Supporting the Academic Success of Black Girls
By Andrea Barnes
Black girls are entering the “school-to-prison pipeline” at alarming rates, according to a report from the Center for Intersectionality and Social Policy Studies and the African American Policy Forum. The school-to-prison pipeline, which refers to the link between punitive disciplinary measures in school and subsequent involvement in the juvenile or criminal justice systems, is a recognized barrier for young black males. Black boys are suspended and expelled more frequently than any other demographic group; as a result, they are typically the focus of academic research and advocacy. The impact of school discipline on girls, particularly Black girls, is largely ignored by scholars, leading many stakeholders to believe they are not affected. However, a close review of the data tells a different story.
Analyzing U.S. Department of Education data on school suspensions for the 2011-2012 school year, Black Girls Matter: Pushed Out, Overpoliced, and Underprotected finds that race may be a more significant factor for females than it is for males. Black males were suspended more than three times as often as their White counterparts, while Black girls were suspended six times as often as their White counterparts.
The researchers utilized focus groups of school-age girls to further identify their achievement barriers. The girls describe their schools as chaotic environments that prioritize discipline over education and do not meet their emotional needs. Many of their challenges are gender-specific, including interpersonal violence, sexual harassment and bullying, teen pregnancy and parenting, and family caretaking responsibilities.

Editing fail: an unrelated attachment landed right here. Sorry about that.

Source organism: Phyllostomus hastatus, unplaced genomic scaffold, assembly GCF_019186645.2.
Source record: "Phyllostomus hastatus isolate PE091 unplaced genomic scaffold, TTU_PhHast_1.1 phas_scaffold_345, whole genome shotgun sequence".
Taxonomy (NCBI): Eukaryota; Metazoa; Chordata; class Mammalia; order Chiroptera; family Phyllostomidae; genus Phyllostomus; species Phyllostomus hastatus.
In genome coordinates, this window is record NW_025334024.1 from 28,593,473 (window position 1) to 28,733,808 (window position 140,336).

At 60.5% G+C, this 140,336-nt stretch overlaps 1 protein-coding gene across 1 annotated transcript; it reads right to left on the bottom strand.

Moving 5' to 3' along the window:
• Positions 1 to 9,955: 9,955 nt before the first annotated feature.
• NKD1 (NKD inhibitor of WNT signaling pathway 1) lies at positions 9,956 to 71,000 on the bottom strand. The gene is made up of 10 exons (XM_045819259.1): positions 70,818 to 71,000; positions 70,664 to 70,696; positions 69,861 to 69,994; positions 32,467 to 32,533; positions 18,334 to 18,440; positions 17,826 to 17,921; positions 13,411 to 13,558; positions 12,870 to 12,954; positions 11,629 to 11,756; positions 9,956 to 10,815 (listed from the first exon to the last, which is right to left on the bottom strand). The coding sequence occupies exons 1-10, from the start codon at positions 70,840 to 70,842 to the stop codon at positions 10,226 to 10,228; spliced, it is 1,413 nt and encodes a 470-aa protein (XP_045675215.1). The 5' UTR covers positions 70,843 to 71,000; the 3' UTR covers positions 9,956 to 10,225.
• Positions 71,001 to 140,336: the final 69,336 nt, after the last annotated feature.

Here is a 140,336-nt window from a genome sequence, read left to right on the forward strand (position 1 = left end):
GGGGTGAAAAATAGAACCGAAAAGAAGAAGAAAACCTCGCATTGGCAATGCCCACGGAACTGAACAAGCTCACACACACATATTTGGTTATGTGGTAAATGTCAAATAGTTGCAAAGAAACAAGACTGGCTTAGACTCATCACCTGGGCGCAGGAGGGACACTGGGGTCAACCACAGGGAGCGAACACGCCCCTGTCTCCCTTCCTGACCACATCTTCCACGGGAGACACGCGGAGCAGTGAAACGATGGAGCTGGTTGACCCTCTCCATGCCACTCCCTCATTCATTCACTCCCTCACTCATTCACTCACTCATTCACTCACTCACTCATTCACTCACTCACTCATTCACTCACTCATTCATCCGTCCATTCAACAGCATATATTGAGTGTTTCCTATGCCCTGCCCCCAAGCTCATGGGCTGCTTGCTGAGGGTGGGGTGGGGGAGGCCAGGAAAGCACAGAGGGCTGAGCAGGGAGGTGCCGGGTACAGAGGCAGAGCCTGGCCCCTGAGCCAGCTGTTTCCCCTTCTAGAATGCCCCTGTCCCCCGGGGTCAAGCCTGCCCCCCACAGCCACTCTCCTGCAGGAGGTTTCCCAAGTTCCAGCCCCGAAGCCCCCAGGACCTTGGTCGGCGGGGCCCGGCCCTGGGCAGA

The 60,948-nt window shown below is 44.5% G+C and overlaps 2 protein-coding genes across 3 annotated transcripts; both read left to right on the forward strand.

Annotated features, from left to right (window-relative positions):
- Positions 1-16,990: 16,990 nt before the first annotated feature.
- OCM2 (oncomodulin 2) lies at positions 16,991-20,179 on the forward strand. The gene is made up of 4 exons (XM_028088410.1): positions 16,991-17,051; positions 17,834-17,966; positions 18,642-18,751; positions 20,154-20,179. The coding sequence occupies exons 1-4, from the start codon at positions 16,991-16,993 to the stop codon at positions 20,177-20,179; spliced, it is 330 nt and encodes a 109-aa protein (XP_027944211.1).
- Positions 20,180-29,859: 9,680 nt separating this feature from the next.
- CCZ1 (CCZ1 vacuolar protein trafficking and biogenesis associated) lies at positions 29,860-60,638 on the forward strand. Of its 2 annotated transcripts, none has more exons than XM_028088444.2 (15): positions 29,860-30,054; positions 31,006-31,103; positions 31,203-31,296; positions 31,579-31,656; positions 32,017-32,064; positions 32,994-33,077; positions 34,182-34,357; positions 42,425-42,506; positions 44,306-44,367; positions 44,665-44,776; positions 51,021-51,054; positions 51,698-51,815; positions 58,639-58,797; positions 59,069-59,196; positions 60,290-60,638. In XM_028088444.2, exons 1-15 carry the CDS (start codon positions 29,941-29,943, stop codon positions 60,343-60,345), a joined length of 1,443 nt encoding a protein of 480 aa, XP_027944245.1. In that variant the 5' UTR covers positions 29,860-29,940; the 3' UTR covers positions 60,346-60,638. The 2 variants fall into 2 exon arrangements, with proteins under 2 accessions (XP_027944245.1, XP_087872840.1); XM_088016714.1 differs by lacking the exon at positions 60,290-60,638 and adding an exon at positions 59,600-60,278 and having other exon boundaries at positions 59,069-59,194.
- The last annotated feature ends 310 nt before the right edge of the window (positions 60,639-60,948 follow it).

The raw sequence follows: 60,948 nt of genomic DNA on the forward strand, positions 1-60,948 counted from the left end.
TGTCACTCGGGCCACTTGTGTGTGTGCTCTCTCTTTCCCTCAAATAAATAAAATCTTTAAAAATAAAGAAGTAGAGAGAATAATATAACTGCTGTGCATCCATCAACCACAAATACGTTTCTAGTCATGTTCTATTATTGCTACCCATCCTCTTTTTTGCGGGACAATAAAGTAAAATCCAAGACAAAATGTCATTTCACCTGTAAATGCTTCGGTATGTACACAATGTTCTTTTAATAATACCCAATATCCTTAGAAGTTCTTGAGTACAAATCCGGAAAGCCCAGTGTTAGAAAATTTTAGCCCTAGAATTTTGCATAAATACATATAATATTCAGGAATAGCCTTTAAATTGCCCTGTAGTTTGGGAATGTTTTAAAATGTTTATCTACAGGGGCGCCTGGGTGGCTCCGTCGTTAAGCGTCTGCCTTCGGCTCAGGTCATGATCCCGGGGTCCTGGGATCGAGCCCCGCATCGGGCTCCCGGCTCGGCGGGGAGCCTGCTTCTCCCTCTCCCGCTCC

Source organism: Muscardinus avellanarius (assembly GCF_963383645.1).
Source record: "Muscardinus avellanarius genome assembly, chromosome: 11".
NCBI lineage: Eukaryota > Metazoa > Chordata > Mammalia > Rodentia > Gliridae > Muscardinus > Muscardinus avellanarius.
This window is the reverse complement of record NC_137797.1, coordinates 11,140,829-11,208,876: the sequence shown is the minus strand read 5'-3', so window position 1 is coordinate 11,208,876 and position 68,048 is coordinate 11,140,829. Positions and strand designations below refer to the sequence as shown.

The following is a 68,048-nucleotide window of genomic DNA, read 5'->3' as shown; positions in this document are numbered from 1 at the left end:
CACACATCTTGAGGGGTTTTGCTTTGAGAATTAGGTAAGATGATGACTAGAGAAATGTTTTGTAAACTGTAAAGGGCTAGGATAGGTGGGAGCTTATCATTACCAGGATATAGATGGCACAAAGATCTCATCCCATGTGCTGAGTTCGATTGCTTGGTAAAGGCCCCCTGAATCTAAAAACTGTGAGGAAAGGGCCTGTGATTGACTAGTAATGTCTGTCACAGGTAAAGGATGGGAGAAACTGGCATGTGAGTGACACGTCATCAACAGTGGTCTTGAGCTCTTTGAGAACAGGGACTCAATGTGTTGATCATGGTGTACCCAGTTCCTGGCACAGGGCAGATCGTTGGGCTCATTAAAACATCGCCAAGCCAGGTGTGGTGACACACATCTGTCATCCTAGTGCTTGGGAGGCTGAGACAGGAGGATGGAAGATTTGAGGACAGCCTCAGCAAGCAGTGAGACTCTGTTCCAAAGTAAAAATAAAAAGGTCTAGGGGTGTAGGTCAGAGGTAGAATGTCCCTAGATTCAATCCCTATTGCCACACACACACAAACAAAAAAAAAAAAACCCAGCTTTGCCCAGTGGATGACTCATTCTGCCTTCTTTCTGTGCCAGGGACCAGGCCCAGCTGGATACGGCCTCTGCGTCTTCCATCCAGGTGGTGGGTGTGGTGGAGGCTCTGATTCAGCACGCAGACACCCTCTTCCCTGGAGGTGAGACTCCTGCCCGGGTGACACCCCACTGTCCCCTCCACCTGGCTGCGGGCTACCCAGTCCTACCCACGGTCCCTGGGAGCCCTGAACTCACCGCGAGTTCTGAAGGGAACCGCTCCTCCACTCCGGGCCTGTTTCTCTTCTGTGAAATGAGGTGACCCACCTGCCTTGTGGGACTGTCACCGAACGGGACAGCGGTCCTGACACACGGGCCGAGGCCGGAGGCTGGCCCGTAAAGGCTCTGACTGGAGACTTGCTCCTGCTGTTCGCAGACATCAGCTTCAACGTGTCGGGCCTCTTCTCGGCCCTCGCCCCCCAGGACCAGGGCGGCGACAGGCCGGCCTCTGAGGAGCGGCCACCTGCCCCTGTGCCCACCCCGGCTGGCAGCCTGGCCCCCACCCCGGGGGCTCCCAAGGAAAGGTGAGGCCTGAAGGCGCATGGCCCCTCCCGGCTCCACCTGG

There are numerous reasons Black girls are underserved. Lifting them up requires a range of solutions at the school, district, and state levels. Federal policy can also spark and support change. The report makes several recommendations for supporting Black girls’ success in school:
- Review and revise policies that funnel girls into the juvenile justice system. Schools and districts can employ alternative discipline strategies that hold students accountable while keeping them in school. Approaches like Saturday school, afterschool detention, in-school suspension, and required community service have had varying success. However, these policies will only be effective if the school personnel who implement them are unbiased.
- Advance and expand programs that support girls who are pregnant, parenting, or otherwise assuming significant familial responsibilities. The traditional high school model is ineffectual for many non-traditional students, making multiple educational pathways essential. The Elementary and Secondary Education Act (ESEA) should be reauthorized to support educational alternatives, such as reengagement centers, high-quality charter schools equipped to address non-traditional student needs, competency –based learning, and twilight academies, among others.
- Address school discipline policy through ESEA. The reauthorization should consider the correlation between racial and gender disparities and suspension and expulsion rates as part of the school accountability structure. All students should receive a quality education, regardless of race or gender.
While Black boys experience the greatest disparities in educational outcomes, Black girls also have many challenges. As we seek out solutions for Black boys, we must also study and address girls’ unique needs.